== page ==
- Operation Enduring Freedom
- Operation Freedom’s Sentinel
- Operation Inherent Resolve
- Operation Iraqi Freedom
- Operation New Dawn
- Operation Odyssey Lightning
- U.S. Africa Command Operations
- U.S. Central Command operations
- The People Behind The Sacrifice
Marine Lance Cpl. Zachary D. Smith
Died January 24, 2010 Serving During Operation Enduring Freedom
19, of Hornell, N.Y.; assigned to 1st Battalion, 6th Marine Regiment, 2nd Marine Division, II Marine Expeditionary Force, Camp Lejeune, N.C.; died Jan. 24 while supporting combat operations in Helmand province, Afghanistan.
4 Marines die in Helmand combat ops
Staff and wire report
Four Marines died over the weekend during combat operations in Helmand province, Afghanistan, the Defense Department announced Jan. 26.
Lance Cpl. Jeremy M. Kane, 22, of Towson, Md., died Jan. 23. A reservist, he was assigned to the 4th Light Armored Reconnaissance Battalion, out of Camp Pendleton, Calif.
Sgt. Daniel M. Angus, 28, of Thonotosassa, Fla.; Lance Cpl. Timothy J. Poole, 22, of Bowling Green, Ky.; and Lance Cpl. Zachary D. Smith, 19, of Hornell, N.Y. died Jan. 24.
Angus and Smith were assigned to 1st Battalion, 6th Marines, out of Camp Lejeune, N.C.
Poole was assigned to 1st Battalion, 3rd Marines, out of Kaneohe Bay, Hawaii. He joined the Corps in June 2007 and reported to Kaneohe Bay in December 2007. He was deployed to Iraq in 2008 and 2009, returning to Kaneohe in March.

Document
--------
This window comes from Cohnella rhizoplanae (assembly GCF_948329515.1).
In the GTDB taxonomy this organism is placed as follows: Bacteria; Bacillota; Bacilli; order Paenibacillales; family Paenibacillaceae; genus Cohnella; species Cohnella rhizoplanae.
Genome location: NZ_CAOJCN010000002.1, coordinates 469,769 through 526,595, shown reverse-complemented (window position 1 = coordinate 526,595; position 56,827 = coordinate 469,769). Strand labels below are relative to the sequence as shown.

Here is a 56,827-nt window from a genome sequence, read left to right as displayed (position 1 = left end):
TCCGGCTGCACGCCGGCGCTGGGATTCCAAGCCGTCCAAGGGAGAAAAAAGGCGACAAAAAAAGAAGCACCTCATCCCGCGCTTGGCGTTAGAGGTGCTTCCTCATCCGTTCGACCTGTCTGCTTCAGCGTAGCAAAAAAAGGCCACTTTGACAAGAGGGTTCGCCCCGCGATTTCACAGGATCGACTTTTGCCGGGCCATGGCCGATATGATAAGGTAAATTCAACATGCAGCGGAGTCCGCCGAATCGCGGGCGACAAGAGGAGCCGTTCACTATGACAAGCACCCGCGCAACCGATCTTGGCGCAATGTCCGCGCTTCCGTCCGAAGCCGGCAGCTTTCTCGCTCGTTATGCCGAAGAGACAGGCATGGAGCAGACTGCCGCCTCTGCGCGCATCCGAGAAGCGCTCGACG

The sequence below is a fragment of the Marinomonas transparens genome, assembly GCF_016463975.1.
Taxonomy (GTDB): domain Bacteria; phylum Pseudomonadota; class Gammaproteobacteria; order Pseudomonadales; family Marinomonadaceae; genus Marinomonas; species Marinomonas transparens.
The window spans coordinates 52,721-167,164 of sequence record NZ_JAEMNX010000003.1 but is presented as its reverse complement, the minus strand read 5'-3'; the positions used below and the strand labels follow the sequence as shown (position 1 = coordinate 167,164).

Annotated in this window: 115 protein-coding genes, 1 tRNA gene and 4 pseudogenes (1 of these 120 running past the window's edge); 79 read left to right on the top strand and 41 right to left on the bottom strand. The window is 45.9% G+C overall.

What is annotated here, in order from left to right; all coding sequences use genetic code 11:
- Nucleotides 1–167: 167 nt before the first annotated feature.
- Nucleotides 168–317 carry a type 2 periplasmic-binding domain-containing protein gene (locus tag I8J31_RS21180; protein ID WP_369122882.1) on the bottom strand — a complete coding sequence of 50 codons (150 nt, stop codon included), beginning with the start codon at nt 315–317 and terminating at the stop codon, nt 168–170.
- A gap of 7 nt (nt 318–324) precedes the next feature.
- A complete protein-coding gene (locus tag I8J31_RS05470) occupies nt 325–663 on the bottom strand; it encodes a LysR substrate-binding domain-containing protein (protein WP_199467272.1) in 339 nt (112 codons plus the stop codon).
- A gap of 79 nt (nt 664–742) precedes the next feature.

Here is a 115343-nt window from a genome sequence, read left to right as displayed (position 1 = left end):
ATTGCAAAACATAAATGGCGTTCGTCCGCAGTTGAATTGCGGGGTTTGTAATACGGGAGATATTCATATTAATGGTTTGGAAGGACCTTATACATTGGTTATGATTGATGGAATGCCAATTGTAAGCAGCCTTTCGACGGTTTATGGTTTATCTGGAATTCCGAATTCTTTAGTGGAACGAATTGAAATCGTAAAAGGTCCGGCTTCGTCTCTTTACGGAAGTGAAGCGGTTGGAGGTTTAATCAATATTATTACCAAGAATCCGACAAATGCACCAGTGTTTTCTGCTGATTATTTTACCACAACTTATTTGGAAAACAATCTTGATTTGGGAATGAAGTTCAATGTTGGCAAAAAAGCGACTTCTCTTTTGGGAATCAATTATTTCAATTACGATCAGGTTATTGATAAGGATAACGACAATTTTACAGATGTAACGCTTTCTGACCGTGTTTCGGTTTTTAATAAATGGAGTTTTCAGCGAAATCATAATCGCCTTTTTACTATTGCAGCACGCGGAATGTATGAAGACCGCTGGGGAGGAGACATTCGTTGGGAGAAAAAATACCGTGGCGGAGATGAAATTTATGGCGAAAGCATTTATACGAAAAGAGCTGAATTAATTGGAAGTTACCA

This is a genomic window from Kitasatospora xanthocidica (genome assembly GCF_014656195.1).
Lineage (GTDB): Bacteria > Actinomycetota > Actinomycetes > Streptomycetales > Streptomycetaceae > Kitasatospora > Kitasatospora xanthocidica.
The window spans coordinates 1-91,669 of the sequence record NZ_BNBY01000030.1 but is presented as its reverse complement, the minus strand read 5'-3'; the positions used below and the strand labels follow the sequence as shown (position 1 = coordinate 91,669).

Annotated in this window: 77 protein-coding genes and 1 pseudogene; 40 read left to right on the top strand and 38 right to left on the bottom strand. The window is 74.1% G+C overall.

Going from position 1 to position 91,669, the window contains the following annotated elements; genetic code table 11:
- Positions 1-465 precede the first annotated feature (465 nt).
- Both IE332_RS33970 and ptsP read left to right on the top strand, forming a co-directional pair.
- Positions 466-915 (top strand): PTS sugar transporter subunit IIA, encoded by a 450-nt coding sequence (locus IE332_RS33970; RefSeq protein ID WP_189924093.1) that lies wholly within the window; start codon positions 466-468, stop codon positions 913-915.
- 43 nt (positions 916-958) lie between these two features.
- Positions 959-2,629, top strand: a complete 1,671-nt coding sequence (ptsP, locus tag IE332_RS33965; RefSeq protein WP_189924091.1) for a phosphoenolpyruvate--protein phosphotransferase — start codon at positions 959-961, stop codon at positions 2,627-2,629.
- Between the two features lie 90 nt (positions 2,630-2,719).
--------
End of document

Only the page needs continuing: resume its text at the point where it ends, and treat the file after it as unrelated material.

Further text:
More detailed information of the incidents was not immediately available.
Townspeople come together to mourn Smith
The Associated Press
HORNELL, N.Y. — Six months after Zachary Smith’s wedding, his family gathered in the same church in western New York to pay tribute to the 19-year-old Marine killed by a roadside bomb in Afghanistan.
Lance Cpl. Smith’s loved ones described him as generous and fun-loving. His widow, Anne, was among hundreds of relatives and friends at his funeral Feb. 3 at St. Ann’s Church in Hornell.
On Jan. 24, Smith became the first war casualty since Vietnam to hail from Hornell, a town of 9,000 some 70 miles south of Rochester. He was awarded a Purple Heart on behalf of President Obama and the Marine Corps.
His father, Christopher, is a state trooper who works as a school resource officer in the Canaseraga Central School.
Left behind wife, parents, 2 siblings
The Associated Press
Everyone speaks highly of Zach Smith in his hometown, Hornell, N.Y.
“He always lifted everyone’s spirits,” says a former employer.
“He was the funniest kid I ever met,” says a childhood friend.
His former football coach heaped on the most praise.
“They don’t come any better,” Hornell High School athletic director Gene Mastin said. “If Hornell ever had a favorite son it was probably Zach Smith. He was universally liked. Everything about him was good.”
Given his widespread popularity, Hornell residents took it hard when they learned the 19-year-old lance corporal died in combat Jan. 24 in Helmand province, Afghanistan. Just a year and a half out of high school and six months into his marriage, Smith had only been in Afghanistan for a month when he was killed. He was assigned to Kaneohe Bay, Hawaii
Smith’s death is a big loss for the community, said Mayor Shawn Hogan, who is neighbors with Smith’s family.
“You often hear about these brave young men dying, and it’s always somebody else’s brother or son,” Hogan said. “Now this is something we have to cope with.”
He leaves behind his wife, Anne Smith, parents, Chris and Kim Smith, brother, Nate Smith and sister, Grace Smith.